Cause of Death: Loneliness

My friend Melanie shares her home with her mother, her sister, sometimes her brother and a lovely cat that has to be 20 years old if she's a day.  Up the street a few houses lives her aunt and uncle.  Her mother, aunt and uncle are all pushing 90, and despite numerous illnesses, falls, accidents and the like, they are all plugging along. Currently, Melanie's adorable aunt who makes the most delicious custard on the planet, had a terrible virus that left her very weak, and she has been in a rehabilitation facility since Christmas time.  Every day, all day, Melanie is there doing everything she can to get her aunt well enough to come back home.  And you know what?  She will.

She will because there is so much devotion, love and support in that family of feisty Armenians that nothing can dampen their spirit or their resolve.  I really believe this is one of the biggest keys to living a long life and recovering from illness.

Loneliness affects people's health.  Don't doubt it for a minute.  Up until this generation, older people were always kept at home where there was a sense of belonging.  Where they were surrounded by their favorite things, ate the healthiest of foods, and were supported daily with love and devotion.  And now?  How many families have had to break up the family home of an aging parent and move them to a nursing home?  How many people have weathered a serious illness like cancer alone?  How many older people have simply given up the will to live and laid down and died?

When I go into my bank, there is a teller who just makes me smile uncontrollably because she is so warm, friendly and positive.  Her name is Shruthi and she is Indian (in case you couldn't guess!).  We were talking about the idea of nursing homes and she found it astounding that people actually request and pay for long-term care insurance.  They assume that they will be chucked out of their home, denied a bed in the home of a family member and will live out their days at the hands of strangers with nothing more familiar than a pair of socks. Why have we gotten the idea into our heads that caring for those we love in the face of illness or disability is not our responsibility?  Why do we think that it's not just not what we want, but completely out of the question?  Why do we choose to live hundreds of miles from our loved ones, or structure our life so we cannot even entertain the idea of caretaking.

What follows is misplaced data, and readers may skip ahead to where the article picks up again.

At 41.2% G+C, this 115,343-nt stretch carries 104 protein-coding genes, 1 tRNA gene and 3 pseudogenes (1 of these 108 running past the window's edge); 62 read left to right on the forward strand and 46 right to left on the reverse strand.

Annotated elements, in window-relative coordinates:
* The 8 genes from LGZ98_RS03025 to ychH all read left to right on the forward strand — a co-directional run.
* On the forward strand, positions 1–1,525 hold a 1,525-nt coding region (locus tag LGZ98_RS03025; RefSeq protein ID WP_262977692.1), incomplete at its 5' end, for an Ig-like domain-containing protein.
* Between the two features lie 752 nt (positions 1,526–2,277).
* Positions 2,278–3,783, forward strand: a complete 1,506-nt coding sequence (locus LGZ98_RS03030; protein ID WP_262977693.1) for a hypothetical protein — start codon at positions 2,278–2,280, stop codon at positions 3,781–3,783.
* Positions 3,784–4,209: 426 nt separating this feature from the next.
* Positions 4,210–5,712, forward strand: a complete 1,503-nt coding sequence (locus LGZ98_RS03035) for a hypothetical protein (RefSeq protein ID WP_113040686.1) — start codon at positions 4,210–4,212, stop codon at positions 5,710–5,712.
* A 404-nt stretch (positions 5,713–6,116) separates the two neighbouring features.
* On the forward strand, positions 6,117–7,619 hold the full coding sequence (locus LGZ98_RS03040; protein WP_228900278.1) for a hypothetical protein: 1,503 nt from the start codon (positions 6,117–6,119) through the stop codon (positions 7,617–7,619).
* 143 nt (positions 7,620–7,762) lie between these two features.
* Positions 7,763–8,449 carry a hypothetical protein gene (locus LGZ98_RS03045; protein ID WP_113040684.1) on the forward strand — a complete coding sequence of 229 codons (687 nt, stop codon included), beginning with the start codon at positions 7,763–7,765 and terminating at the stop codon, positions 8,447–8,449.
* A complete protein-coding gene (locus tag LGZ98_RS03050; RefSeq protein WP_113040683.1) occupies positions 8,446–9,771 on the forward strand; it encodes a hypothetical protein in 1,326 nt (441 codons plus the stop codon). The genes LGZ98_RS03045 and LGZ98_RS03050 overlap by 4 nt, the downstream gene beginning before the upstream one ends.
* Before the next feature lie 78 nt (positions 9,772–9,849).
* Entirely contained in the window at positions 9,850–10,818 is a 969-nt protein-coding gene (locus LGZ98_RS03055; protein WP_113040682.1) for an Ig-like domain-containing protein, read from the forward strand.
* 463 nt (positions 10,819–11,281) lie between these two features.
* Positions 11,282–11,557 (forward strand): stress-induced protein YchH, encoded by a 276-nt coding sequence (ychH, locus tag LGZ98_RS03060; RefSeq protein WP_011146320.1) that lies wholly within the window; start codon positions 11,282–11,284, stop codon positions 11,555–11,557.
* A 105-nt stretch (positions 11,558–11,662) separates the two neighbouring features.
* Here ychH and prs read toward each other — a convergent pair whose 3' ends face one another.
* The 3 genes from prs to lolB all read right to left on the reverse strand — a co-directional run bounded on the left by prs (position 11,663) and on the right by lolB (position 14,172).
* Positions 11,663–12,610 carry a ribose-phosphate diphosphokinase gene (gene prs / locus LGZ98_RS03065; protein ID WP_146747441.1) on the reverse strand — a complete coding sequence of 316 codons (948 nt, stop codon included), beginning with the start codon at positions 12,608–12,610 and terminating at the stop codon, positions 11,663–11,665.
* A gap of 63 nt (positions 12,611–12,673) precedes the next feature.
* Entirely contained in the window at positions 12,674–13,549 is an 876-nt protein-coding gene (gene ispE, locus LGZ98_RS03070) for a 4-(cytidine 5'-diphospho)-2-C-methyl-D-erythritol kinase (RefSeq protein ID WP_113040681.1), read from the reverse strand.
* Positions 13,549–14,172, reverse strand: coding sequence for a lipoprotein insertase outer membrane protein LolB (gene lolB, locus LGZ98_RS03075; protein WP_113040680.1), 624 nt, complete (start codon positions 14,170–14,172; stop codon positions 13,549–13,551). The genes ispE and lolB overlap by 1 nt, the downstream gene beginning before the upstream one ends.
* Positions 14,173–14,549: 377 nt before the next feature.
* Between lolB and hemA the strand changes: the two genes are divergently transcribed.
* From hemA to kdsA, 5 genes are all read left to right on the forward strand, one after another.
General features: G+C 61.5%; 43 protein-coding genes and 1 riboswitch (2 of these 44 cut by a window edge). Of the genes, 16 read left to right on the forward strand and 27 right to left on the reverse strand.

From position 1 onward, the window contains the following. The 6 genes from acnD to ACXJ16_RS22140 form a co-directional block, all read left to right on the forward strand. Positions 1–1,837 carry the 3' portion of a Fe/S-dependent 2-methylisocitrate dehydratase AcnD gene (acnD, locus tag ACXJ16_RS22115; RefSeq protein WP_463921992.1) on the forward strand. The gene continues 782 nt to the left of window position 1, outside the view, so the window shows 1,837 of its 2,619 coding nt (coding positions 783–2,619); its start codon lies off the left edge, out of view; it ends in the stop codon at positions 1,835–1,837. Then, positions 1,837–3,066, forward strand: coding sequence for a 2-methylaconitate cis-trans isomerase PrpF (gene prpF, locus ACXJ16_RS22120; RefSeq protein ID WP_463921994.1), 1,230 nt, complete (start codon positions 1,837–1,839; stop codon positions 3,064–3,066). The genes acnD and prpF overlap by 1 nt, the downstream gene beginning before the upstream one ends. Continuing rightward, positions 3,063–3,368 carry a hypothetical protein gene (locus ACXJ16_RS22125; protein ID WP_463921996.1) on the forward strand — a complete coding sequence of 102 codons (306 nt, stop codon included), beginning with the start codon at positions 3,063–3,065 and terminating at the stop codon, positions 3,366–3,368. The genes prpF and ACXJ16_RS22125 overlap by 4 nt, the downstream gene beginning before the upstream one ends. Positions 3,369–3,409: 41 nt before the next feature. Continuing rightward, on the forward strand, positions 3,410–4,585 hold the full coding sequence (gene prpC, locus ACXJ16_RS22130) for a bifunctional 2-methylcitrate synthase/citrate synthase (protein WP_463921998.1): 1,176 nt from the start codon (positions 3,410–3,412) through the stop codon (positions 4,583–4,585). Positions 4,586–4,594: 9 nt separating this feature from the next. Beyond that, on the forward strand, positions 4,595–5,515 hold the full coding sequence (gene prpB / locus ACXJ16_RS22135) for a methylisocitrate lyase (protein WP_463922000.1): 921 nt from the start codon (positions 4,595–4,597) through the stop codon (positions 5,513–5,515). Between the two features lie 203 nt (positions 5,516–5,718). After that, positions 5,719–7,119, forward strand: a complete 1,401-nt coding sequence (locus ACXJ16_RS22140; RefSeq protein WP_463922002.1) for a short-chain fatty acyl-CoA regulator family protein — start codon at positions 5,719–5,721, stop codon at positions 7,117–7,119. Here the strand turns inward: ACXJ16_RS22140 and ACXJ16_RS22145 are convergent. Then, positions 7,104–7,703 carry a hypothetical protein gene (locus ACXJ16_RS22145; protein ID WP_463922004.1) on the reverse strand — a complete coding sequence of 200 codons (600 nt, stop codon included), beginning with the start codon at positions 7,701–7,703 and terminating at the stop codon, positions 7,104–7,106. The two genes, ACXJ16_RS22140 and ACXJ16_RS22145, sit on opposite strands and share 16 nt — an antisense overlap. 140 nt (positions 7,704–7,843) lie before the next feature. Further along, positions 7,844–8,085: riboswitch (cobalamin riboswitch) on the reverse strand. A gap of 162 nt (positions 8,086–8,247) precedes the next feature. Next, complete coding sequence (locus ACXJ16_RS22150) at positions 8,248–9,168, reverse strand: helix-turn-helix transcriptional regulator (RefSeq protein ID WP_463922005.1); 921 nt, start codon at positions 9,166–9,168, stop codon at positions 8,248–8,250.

I honestly believe that without the support of someone who loves you, healing from illness is a much tougher road to hoe.  In fact, loneliness should be listed as a cause of death, because it is.  The stress, fear and anxiety from loneliness can do more damage than smoking a pack a day.

Think about it....  Isn't it possible that the most important thing you can do for your future health isn't drinking more water, getting more exercise or even eating green vegetables.  It's building strong family and friend relationships and establishing a commitment to be there for each other, for better or worse, in sickness and in health, as long as you all shall live.